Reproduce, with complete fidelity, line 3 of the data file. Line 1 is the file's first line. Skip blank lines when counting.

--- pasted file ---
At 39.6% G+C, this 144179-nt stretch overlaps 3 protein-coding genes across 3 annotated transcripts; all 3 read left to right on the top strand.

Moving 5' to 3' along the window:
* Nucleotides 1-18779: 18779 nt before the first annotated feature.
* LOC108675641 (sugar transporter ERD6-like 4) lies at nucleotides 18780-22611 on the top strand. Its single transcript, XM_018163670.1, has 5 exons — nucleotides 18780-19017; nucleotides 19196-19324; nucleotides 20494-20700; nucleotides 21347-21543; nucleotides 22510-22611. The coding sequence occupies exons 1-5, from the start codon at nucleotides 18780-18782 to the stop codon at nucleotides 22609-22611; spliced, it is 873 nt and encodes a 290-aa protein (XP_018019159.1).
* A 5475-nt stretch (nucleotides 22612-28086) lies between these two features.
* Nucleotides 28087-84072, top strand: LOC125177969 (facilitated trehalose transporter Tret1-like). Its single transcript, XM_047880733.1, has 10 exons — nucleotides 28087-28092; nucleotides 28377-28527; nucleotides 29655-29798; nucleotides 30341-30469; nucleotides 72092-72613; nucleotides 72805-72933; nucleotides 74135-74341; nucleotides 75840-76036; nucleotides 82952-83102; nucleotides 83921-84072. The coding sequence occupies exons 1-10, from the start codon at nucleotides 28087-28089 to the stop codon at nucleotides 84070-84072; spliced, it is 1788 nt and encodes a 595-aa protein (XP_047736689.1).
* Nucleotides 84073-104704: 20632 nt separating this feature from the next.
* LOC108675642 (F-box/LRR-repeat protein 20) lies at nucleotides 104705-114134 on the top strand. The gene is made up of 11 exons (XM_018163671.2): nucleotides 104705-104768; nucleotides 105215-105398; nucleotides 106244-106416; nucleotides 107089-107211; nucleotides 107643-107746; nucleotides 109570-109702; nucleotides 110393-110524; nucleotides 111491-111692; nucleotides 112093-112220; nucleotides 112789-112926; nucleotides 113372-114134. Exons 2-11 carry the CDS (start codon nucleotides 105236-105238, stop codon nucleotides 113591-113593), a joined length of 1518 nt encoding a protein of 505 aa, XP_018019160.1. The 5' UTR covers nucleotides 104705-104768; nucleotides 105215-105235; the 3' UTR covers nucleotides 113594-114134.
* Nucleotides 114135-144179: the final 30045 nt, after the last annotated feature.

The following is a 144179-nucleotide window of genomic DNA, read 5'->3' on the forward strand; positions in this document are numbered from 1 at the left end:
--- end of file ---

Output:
* Nucleotides 1-18779: 18779 nt before the first annotated feature.